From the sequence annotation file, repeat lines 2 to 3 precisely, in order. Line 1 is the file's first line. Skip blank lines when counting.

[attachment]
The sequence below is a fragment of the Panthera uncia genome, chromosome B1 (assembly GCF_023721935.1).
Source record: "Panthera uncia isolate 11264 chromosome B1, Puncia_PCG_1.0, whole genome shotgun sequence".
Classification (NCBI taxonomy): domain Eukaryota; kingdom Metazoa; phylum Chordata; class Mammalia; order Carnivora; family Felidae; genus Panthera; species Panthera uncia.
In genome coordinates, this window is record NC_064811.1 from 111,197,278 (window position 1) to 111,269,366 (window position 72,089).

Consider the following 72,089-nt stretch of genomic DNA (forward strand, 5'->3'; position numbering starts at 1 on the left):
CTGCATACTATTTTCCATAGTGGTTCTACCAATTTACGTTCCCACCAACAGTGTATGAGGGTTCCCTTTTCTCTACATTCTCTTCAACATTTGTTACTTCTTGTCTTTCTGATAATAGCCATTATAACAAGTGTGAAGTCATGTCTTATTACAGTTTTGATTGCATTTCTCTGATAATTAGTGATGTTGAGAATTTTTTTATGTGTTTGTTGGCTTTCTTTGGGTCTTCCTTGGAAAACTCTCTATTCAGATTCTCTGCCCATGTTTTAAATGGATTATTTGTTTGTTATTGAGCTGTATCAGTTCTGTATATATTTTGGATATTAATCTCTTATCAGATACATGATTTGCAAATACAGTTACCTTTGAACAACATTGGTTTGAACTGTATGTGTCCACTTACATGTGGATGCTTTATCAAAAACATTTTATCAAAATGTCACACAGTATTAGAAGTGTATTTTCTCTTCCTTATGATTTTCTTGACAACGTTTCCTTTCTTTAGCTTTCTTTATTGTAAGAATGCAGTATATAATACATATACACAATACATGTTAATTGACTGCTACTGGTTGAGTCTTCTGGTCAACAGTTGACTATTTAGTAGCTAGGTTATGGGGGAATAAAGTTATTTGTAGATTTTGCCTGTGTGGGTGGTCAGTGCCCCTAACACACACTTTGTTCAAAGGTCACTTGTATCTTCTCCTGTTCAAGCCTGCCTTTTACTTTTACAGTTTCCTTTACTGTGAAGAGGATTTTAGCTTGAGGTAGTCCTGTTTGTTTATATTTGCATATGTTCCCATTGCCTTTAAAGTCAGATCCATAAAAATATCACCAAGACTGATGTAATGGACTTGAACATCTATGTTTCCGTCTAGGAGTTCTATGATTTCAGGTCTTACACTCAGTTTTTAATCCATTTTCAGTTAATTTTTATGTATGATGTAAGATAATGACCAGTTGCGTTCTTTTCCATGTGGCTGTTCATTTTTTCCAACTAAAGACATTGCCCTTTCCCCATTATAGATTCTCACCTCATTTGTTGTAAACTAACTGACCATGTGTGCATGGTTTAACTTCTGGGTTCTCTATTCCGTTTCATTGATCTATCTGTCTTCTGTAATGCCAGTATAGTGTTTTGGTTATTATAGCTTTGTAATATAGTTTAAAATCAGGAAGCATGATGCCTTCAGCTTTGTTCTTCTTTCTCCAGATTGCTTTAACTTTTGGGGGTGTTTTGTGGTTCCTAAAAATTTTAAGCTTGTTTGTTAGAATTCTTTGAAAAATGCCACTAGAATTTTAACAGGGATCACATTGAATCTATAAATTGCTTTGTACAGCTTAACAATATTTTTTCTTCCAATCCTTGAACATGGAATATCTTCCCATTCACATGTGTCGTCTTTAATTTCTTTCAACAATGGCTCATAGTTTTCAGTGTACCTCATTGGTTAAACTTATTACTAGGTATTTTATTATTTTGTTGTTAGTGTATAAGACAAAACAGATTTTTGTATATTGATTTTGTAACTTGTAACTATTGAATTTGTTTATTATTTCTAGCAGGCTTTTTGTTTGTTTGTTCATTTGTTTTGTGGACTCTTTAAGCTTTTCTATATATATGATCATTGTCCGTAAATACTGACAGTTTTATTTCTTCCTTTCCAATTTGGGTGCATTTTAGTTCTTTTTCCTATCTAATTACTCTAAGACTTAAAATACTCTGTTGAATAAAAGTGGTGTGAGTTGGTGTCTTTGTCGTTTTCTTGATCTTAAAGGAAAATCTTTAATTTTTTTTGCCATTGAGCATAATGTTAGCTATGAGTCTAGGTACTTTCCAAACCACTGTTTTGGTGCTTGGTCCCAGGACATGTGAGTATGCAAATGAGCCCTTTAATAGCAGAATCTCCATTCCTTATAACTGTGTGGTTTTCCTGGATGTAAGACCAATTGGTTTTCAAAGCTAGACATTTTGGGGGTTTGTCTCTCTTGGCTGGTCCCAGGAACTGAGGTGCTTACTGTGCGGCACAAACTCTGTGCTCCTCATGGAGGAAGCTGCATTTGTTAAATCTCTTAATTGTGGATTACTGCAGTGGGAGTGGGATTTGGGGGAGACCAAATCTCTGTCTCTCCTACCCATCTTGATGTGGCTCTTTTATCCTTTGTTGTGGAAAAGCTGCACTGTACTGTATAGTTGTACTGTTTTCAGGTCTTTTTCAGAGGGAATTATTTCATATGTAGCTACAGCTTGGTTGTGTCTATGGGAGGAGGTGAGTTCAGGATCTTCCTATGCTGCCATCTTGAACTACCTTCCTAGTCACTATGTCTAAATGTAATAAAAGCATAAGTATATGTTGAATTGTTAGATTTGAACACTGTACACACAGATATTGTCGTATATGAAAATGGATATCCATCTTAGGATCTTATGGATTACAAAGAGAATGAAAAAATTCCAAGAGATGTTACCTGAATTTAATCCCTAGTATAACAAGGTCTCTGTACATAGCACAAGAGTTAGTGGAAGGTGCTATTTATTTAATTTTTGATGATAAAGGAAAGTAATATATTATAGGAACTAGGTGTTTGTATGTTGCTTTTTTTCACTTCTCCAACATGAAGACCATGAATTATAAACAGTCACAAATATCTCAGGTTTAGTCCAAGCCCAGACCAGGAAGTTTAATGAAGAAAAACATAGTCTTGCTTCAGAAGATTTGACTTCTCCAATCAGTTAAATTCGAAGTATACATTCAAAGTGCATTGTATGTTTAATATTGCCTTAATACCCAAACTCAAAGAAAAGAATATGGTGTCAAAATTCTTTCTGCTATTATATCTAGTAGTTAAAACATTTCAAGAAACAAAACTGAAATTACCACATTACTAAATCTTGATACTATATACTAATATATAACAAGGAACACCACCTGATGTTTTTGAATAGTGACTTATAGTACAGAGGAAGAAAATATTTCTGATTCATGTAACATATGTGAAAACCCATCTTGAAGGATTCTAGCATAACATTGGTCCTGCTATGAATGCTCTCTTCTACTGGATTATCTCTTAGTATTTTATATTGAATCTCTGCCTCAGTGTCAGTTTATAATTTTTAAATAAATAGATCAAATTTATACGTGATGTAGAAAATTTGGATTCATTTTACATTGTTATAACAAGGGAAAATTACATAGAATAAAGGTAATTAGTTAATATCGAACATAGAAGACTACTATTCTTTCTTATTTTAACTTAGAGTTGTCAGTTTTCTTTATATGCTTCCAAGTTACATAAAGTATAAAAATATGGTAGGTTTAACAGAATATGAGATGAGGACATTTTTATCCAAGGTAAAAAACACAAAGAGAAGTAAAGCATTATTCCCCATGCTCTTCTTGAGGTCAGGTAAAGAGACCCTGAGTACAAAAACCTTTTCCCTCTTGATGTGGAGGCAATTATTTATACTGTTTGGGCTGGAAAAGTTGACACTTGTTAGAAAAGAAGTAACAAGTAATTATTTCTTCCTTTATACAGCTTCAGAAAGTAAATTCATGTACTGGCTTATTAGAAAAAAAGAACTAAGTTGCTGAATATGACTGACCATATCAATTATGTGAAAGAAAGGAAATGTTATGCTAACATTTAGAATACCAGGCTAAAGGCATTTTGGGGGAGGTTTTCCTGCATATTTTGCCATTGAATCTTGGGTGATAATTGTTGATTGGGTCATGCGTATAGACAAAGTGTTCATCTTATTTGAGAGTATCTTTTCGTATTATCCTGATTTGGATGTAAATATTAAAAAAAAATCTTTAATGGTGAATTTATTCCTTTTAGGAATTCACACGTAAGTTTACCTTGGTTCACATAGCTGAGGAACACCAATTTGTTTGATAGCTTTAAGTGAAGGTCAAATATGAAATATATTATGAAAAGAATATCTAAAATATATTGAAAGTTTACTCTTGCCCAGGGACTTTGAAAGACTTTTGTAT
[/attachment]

Source record: "Panthera uncia isolate 11264 chromosome B1, Puncia_PCG_1.0, whole genome shotgun sequence".
Classification (NCBI taxonomy): domain Eukaryota; kingdom Metazoa; phylum Chordata; class Mammalia; order Carnivora; family Felidae; genus Panthera; species Panthera uncia.